Inside battle for the soul of Juba Monitor

Inside battle for the soul of Juba Monitor
Juba Monitor’s Editor-in-Chief, Anna Nimiriano. [Photo: courtesy]

The operation of Juba Monitor, which is arguably the mother of print media in South Sudan, has remained on suspension since April 13. This has been further complicated by the recent arrest of its Editor-in-Chief, Anna Nimiriano.

While Nimiriano was arrested by police on Wednesday, the circumstances of the closure of the media house still remained unclear.

But on Wednesday, the family of the founder of the publishing company, the late Alfred Taban Logune, released a statement accusing the administrators of the Juba Monitor of an attempted hostile takeover.

There is a court order that froze all Juba Monitor bank accounts and the activities of the newspaper and appointed three administrators, two from the plaintiff and defendant and one from the court, to observe the assets of the Grand Africa Media Company and Newspaper.

Though it remained unclear what triggered all this, the family of the late Alfred Taban – founder and owner of the Grand Africa Media Company and newspaper – said the conflict revolves around who owns the Juba Monitor.

Face of conflict

On Wednesday, the family of the late released a statement in which, according to them, the dispute began immediately after their father’s death in 2019 with the administration of the newspaper trying to exclude the heirs of Taban’s legacy.

“We have battled this case since the death of our father in silence, and we have not left a rock unturned to try and find an amicable settlement before taking the case to court.  We have fought not only in silence but also in pain, grief, and aloneness. “

“Approximately a week and a half after his death, our family was confronted by the administration of the Juba Monitor regarding operations and ownership of the newspaper.  As difficult as it was at the time, as we grieved for our father, we sat in multiple meetings trying to reach a resolution with the administration, the board of directors, and eventually, shareholders, “stated the family of the late Taban.

According to sources with full details of the inception of the company, the newspaper began in Sudan as ‘‘Khartoum Monitor’’ and later rebranded to ‘‘Juba Monitor’’. The sources confirmed that the current administration of Juba Monitor was appointed by the late Taban and that no one has the right to take over the company.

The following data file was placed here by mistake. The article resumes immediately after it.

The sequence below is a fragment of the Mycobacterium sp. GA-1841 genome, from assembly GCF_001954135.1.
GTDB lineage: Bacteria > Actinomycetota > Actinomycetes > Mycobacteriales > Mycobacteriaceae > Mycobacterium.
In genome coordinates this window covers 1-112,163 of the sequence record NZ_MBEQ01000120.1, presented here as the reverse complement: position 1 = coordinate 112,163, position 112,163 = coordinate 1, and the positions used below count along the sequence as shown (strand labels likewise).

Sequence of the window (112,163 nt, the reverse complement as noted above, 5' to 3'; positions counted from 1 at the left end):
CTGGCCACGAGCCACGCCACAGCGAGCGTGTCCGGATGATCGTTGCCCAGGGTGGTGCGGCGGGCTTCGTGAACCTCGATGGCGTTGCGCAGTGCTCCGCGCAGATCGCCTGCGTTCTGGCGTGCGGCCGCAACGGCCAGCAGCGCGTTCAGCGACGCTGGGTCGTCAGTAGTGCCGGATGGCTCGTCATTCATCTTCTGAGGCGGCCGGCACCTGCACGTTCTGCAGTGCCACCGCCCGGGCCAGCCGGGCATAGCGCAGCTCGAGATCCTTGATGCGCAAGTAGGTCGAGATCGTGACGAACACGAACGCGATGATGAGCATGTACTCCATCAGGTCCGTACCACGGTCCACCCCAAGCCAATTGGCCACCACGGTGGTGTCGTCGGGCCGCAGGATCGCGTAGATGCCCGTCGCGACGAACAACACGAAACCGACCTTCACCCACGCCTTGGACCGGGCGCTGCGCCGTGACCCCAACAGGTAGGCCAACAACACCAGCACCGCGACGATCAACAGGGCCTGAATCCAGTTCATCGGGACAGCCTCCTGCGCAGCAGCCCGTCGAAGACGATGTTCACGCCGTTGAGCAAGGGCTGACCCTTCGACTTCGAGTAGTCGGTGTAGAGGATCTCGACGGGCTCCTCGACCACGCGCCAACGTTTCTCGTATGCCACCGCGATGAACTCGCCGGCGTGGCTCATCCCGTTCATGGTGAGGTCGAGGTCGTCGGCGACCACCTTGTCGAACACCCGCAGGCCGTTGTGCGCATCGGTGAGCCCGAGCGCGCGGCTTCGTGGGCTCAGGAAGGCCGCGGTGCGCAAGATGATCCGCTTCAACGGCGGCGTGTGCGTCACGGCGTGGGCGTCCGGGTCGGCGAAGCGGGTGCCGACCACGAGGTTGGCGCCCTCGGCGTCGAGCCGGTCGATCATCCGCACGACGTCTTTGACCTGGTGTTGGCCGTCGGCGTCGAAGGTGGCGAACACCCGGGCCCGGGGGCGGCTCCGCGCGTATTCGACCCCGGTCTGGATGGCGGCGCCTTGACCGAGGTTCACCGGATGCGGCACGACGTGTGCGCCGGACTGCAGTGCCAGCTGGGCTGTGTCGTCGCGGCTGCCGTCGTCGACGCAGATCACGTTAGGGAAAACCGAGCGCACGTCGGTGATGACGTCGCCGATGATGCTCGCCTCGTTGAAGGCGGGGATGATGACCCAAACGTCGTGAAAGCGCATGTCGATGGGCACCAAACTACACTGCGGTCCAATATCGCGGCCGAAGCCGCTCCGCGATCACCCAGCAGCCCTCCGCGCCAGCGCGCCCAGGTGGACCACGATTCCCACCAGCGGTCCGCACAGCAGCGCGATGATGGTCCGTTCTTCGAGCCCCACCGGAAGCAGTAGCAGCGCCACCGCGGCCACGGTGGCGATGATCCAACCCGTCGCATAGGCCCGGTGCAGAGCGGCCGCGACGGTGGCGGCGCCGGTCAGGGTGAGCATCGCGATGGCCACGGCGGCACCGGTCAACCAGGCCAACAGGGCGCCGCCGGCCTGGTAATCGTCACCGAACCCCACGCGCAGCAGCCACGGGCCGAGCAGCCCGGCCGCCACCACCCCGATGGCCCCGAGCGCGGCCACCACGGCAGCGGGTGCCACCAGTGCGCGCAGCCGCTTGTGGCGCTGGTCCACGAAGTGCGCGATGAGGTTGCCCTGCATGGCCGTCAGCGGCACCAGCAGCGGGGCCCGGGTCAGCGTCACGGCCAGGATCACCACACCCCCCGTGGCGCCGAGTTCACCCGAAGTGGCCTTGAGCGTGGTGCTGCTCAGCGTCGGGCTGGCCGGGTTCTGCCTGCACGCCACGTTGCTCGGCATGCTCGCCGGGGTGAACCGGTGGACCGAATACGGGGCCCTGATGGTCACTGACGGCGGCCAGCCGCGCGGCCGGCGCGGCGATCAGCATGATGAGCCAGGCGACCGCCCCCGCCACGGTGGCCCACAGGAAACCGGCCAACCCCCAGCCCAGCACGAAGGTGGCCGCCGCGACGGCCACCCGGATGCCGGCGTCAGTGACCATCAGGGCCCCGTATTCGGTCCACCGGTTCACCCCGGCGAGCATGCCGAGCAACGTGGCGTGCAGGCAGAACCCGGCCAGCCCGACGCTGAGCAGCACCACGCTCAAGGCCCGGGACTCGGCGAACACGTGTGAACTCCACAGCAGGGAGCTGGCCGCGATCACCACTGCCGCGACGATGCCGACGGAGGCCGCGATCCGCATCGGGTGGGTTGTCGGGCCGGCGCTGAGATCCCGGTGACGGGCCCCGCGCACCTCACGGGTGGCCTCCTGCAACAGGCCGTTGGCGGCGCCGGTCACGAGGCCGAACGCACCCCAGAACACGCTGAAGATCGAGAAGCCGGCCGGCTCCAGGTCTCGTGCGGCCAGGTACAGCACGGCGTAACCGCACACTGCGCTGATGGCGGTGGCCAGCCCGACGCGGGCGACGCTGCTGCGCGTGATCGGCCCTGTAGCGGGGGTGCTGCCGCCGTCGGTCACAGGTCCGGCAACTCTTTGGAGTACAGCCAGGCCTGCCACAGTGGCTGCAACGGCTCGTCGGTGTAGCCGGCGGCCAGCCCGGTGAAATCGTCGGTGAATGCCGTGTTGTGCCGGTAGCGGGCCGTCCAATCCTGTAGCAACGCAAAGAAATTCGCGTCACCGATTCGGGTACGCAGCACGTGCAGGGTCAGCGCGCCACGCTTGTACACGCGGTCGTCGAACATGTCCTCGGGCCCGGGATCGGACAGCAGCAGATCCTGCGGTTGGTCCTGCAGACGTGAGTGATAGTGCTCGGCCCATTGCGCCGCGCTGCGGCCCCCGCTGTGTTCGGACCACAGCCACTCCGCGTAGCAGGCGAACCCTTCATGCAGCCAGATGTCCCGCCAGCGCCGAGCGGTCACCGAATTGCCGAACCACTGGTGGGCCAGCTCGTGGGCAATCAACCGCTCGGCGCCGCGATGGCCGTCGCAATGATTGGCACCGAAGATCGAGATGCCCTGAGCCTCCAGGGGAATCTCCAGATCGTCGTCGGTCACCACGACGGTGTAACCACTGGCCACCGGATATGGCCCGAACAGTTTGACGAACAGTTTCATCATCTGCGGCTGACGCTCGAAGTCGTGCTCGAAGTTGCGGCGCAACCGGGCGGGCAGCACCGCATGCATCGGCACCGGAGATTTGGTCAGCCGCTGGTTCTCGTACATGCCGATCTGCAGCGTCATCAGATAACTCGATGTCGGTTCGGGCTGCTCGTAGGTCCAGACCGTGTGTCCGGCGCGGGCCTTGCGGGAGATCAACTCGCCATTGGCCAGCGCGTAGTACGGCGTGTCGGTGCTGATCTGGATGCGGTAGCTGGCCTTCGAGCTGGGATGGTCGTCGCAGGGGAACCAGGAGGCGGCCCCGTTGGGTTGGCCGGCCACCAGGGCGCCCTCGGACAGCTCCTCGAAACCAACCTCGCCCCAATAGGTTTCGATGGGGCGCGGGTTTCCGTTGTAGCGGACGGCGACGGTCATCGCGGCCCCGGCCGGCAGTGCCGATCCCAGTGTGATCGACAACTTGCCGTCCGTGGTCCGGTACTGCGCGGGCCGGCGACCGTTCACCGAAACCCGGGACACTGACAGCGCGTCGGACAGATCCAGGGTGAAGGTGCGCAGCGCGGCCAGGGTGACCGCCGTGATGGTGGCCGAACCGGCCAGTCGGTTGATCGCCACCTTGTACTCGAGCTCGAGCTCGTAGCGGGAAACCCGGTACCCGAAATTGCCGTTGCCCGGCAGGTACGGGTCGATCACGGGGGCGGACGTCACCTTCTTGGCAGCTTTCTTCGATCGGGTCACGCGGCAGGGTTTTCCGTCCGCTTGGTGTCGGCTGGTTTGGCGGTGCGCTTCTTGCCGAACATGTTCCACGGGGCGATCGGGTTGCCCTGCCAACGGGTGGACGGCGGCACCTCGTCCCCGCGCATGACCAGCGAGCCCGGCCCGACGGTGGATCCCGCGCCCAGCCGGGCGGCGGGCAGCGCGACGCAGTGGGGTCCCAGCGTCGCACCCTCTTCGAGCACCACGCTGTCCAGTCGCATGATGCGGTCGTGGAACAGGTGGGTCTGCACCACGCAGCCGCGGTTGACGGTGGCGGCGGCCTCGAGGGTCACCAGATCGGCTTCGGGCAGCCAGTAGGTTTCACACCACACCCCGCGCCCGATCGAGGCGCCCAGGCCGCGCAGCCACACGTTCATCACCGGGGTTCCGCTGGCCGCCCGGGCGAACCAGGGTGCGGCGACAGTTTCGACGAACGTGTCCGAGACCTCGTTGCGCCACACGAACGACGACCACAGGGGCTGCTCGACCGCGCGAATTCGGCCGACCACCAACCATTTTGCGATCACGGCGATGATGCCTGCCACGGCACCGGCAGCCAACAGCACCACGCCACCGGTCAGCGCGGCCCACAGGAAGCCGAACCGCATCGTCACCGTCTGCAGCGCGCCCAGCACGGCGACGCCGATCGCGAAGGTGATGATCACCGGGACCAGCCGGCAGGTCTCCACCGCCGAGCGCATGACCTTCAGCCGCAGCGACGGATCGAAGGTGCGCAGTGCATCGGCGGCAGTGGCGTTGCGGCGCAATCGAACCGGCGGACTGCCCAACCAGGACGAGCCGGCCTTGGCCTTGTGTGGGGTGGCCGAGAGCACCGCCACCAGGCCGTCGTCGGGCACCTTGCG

“Everyone who knows about Juba Monitor knows that Alfred Taban Logune is the founder, and this problem began in 2019, I used to attend some of the meetings and was clear that the newspaper is his property,”

“It is just that the administration of the newspaper, shareholders, and the family of Logune could not reach consensus over the matter, which is why it has gone up to the court,” the source who preferred anonymity said.

The family further pointed out that following several unsuccessful meetings trying to resolve the issue, they felt their father’s legacy was at risk, and that it was not an option to allow a hostile takeover of the company.

 “Which we realised was the case at that moment. We consulted our family Lawyer Becu Pitia, regarding the situation, and immediately legal procedures and steps were taken. They said, “The Alfred Taban legacy means everything to our family, which is why we will continue to fight this battle even in the most vulnerable state of our existence. Alfred Taban’s essence has been in his life’s work, which has always been for the people. We are living witnesses.”

They added: “This battle is especially about maintaining our father’s legacy and for Juba Monitor to continue serving the purpose of Alfred Taban’s vision as a voice of the people. It is unfortunate that we have reached these circumstances, but what it takes to ensure justice, we will continue to fight until God gives upon us.”

The late Taban is survived by his wife, Alice Kiden, and five children, including three females and two males, who said they have been isolated from the late legacy since his death.